Contrasting physiological responses to excess heat and irradiance in two tropical savanna sedges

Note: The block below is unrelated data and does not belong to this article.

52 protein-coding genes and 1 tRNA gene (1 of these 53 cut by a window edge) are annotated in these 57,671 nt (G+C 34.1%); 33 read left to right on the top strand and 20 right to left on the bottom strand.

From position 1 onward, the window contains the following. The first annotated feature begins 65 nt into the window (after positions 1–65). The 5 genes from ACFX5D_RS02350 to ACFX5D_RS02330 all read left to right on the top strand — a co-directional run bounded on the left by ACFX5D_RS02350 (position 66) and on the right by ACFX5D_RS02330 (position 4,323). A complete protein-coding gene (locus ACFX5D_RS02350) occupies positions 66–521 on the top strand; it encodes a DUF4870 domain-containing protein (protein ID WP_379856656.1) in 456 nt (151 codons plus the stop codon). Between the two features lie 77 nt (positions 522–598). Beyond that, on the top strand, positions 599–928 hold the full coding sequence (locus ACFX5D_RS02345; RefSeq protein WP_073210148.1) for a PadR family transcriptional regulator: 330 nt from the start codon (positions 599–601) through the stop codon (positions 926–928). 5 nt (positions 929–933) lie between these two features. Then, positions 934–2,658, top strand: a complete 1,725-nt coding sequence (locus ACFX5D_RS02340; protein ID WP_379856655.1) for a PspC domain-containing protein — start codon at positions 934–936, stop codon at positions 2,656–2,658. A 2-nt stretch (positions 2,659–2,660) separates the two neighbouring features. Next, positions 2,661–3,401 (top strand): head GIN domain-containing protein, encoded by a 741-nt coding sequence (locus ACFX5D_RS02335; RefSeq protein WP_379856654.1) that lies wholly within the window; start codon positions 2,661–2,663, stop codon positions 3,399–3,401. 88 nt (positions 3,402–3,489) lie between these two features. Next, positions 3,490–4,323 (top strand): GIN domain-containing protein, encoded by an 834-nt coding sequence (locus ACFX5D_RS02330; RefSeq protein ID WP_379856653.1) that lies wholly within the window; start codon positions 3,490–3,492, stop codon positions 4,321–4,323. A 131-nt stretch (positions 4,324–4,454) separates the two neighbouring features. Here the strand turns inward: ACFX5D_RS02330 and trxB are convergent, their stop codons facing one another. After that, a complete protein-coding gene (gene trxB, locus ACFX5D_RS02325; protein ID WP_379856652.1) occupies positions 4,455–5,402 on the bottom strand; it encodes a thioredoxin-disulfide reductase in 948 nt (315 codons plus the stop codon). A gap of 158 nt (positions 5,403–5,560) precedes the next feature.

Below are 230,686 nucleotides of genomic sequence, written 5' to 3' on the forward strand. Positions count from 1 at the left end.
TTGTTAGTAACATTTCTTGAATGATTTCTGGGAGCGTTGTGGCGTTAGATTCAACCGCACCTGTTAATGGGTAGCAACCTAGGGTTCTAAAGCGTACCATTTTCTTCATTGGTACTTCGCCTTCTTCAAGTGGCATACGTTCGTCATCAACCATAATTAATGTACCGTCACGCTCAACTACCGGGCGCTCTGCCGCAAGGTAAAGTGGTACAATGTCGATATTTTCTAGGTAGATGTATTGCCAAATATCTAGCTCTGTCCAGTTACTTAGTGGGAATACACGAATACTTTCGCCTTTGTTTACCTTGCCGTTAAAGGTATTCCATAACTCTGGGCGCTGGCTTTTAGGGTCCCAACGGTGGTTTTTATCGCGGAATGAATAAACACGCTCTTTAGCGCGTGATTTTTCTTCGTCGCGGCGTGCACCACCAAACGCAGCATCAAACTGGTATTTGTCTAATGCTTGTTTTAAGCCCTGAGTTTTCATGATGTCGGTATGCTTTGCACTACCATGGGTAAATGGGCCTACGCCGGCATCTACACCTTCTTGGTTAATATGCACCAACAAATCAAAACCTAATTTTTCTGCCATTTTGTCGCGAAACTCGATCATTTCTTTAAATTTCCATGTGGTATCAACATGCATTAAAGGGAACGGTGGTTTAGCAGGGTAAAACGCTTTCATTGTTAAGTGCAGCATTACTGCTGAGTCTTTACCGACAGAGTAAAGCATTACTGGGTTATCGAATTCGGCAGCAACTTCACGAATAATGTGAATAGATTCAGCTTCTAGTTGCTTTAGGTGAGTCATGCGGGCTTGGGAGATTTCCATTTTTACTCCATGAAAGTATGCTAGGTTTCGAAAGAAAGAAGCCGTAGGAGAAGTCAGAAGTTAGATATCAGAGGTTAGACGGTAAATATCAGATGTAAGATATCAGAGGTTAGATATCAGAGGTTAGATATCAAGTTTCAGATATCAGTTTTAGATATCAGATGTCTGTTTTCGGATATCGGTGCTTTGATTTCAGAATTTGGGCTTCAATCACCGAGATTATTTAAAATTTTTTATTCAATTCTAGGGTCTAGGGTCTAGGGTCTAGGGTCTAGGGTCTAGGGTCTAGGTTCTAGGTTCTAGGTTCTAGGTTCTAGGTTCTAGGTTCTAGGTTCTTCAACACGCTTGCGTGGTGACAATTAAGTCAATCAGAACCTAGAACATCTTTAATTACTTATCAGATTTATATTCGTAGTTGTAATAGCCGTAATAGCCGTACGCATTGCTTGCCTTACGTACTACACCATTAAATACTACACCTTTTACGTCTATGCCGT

13049R1Trinidad’s Aripo Savanna is a rare example of an intact tropical grassland. It is a living laboratory in which to explore the mechanisms used by plants to survive the stress of life in the full glare of the equatorial sun. In a new study in AoB PLANTS, John-Bejai et al. found that the dominant species, Lagenocarpus rigidus, avoids overheating not through higher transpiration or more reflective leaf surfaces (as expected), but by altering the size and shape of its leaves to suit each location. This plasticity in leaf morphology is combined with plasticity in cell membrane properties, which allows the leaves to tolerate periods of extreme heat. In the absence of these traits a closely related species Lagenocarpus guianensis, finds its range restricted to the shaded savanna edges where heat and light are less overbearing.  The results highlight the importance of trait-plasticity to the survival of plants in the face of climate change.